SatSummit 2017 - My First Experience - 04/04/2017
Open, engaging, informative and diverse was how Steven Ramage found his first SatSummit in Washington D.C. The event, to examine the satellite business in support of global development, was bullshit free!
My first SatSummit in Washington, D.C. was only the second ever such event. It was fabulous. Open. Engaging. Informative. Diverse. I had the privilege of sitting on a panel with ESA, NASA and the CEO of Radiant, an organisation being set up by Omidyar and the Gates Foundation to talk about open data and government, but more on that later.
The event was made possible by a number of sponsors and as the CEO of one of them, Mapbox, Eric Gundersen gave a heart-warming intro with one caveat, “no bullshit”. I like this since he is running a software company and not once did he pitch his wares. Our MC and event organiser was Ian Schuler, CEO of Development Seed.
First up was Carissa Christensen from the Space and Technology Practice at Tauri Group, who provided insight and numerous stats regarding the state of the satellite industry. I would recommend visiting Tauri’s website if you want to learn more about the satellite aspects of global Earth observations.
Best Image of the Day
Kevin Bullock from DigitalGlobe was the first of the major commercial satellite constellation owners to speak and he entertained us with several references to physics and explaining the increase in high-resolution imagery available from the DigitalGlobe constellation following the launch of WorldView-4. He also announced opendata.digitalglobe.com, which I hope will be brokered via geoportal.org. The best image of the day also goes to Kevin for his slide showing #WV4 launching from Vandenberg AFB captured by #WV2.
The next presenter, Andrew Zolli, leads global impact initiatives at Planet and spoke about their work around the world, which is indeed making an impact. I don’t remember him mentioning it, but shortly after his session there was a public announcement about Planet acquiring Terra Bella from Google.
Both DigitalGlobe and Planet, as well as several other commercial providers, are working to support the UN Agenda 2030 and the Sustainable Development Goals (SDGs). As an aside, this is something close to my heart since I have been working with the UN team leading Global Geospatial Information Management (UNGGIM) for over five years and this team now chairs the Inter-Agency and Expert Group on the Sustainable Development Goal Indicators (IAEG-SDGs) Working Group on Geospatial Information (WGGI) – just rolls off the tongue! My organisation, the Group on Earth Observations (GEO) is also part of the WGGI working on Earth observations and the SDGs.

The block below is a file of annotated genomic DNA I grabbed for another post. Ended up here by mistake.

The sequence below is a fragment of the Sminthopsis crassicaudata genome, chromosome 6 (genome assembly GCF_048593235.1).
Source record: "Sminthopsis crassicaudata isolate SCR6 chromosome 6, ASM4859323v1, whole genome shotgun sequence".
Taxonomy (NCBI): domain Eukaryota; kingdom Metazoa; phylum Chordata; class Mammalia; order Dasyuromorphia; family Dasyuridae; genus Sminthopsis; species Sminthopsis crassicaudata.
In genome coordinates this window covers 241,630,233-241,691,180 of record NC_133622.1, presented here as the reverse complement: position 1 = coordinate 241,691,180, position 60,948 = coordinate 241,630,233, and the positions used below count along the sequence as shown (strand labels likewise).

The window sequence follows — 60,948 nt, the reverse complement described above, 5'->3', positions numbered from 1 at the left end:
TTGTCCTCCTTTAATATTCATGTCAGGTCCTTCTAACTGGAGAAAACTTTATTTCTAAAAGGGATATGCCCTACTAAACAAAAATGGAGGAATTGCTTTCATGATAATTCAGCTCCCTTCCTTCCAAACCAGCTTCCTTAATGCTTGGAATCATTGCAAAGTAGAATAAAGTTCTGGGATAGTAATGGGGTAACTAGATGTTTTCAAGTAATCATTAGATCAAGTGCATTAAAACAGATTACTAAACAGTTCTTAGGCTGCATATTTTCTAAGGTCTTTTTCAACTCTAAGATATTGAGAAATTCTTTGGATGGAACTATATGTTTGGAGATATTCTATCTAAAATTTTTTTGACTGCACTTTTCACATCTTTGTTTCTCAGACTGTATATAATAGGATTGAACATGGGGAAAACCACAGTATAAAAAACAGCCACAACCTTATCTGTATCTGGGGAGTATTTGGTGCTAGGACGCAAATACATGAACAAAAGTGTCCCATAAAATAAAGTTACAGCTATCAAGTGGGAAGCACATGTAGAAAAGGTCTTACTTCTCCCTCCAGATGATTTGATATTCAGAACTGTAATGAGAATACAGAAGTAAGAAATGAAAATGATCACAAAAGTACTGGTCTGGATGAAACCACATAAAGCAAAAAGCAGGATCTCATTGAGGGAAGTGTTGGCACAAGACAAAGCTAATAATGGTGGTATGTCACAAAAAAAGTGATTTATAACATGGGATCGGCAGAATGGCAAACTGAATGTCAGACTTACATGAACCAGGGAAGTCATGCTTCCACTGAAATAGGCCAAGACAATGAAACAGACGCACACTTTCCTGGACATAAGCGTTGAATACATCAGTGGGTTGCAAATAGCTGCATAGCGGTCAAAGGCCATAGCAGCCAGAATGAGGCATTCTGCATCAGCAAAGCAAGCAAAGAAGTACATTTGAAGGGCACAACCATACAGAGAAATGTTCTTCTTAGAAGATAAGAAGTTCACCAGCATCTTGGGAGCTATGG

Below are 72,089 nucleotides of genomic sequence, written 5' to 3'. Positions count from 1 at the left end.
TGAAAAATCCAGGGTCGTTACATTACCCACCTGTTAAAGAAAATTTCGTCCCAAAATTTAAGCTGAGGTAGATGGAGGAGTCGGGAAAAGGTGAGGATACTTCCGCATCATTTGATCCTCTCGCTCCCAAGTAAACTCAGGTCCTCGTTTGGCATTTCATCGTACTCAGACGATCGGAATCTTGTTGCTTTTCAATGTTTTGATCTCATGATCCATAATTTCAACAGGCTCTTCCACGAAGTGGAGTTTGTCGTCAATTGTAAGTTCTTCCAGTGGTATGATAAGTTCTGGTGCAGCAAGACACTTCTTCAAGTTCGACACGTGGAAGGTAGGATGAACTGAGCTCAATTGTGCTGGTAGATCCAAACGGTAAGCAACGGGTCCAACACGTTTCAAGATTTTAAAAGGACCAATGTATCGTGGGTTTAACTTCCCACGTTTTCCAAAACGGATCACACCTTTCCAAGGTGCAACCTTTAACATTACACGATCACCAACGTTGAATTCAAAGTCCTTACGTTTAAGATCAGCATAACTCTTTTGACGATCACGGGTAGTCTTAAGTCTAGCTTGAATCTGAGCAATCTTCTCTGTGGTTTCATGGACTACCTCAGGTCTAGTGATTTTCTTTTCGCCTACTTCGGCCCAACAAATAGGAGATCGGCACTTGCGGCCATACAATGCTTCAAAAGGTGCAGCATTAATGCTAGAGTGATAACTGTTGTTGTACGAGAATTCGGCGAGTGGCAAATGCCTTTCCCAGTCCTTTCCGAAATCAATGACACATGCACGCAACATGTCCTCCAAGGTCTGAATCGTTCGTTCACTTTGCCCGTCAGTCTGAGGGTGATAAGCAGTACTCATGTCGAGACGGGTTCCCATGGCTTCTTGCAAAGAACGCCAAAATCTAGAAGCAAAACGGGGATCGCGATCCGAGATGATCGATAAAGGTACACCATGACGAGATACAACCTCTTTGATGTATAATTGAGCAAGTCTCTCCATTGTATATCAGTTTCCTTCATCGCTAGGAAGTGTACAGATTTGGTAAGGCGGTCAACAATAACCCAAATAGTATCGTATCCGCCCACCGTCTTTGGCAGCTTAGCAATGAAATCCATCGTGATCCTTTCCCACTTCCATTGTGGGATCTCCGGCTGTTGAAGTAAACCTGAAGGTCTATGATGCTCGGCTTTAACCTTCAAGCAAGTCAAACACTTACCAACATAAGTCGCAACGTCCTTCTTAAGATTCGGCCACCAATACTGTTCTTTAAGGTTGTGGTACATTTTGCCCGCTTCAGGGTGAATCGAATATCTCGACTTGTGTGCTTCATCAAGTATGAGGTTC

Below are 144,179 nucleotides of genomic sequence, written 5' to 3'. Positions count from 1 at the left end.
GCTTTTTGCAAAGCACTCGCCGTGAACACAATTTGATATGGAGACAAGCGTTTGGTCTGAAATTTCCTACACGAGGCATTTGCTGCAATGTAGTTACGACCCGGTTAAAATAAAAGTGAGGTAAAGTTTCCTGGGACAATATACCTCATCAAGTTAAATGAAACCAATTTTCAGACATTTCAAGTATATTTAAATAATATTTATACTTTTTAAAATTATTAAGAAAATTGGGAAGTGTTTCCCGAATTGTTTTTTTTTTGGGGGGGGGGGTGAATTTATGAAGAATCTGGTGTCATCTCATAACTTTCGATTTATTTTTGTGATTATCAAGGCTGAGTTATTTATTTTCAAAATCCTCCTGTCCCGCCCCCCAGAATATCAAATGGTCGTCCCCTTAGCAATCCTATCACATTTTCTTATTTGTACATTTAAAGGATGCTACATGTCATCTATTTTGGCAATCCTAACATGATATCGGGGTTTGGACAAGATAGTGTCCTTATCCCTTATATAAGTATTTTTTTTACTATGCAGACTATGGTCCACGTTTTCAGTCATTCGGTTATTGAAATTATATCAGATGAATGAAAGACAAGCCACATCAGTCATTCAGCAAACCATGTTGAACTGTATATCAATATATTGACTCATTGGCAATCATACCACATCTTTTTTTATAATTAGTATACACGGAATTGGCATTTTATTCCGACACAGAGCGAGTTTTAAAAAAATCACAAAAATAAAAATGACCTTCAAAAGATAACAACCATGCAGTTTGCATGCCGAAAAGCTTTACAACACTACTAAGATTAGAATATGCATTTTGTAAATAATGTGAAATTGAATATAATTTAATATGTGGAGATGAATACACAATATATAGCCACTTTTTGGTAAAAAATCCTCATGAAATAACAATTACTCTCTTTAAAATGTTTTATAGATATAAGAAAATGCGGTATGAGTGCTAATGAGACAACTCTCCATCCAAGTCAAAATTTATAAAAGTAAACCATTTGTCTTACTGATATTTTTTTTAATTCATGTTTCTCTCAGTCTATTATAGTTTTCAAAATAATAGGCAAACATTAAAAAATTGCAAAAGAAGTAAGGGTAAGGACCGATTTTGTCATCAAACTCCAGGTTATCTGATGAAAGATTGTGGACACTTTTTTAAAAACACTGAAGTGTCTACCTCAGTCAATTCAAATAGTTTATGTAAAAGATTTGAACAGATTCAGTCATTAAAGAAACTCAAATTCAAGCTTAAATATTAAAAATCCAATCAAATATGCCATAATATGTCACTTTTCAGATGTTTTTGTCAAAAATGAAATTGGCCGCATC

Women to the Fore
Back to SatSummit. Melanie Preisser from Vulcan Aerospace, the first of numerous female speakers, provided an overview of how many satellites make it into space; and the coalition that makes launches happen. Her photos were a close second to Kevin Bullock’s slides, and showed the sheer enormity of some of the space vehicles.
Melanie was followed by Matt O’Connell, who for many people in the industry, requires no introduction. Matt was formerly president and CEO of GeoEye. He regaled us with tales of ‘making it work’ and what inspired him. Matt and his team built an organisation of 60 employees producing $9 million of revenue a year to 760 employees and $360 million per annum. He talked about building a billion dollar satellite company, now sold to DigitalGlobe.
Mark Gildersleeve from The Weather Company, part of IBM, spoke extensively about the recently launched GOES-R (Geostationary Operational Environmental Satellite-R Series) and lauded the efforts of the National Oceanic and Atmospheric Administration (NOAA). GOES-R series data will be used in real time for critical weather forecasting and warning applications – invaluable for Weather Company customers and others.
Bronwyn Agrios from Astro Digital talked about building a platform for satellite data and about how satellites create an overwhelming amount of raw data. She explained how the platform has been focusing on the importance of good UI design and APIs, notably the concept of #fatdata – every pixel contains lots of information – big data and metadata.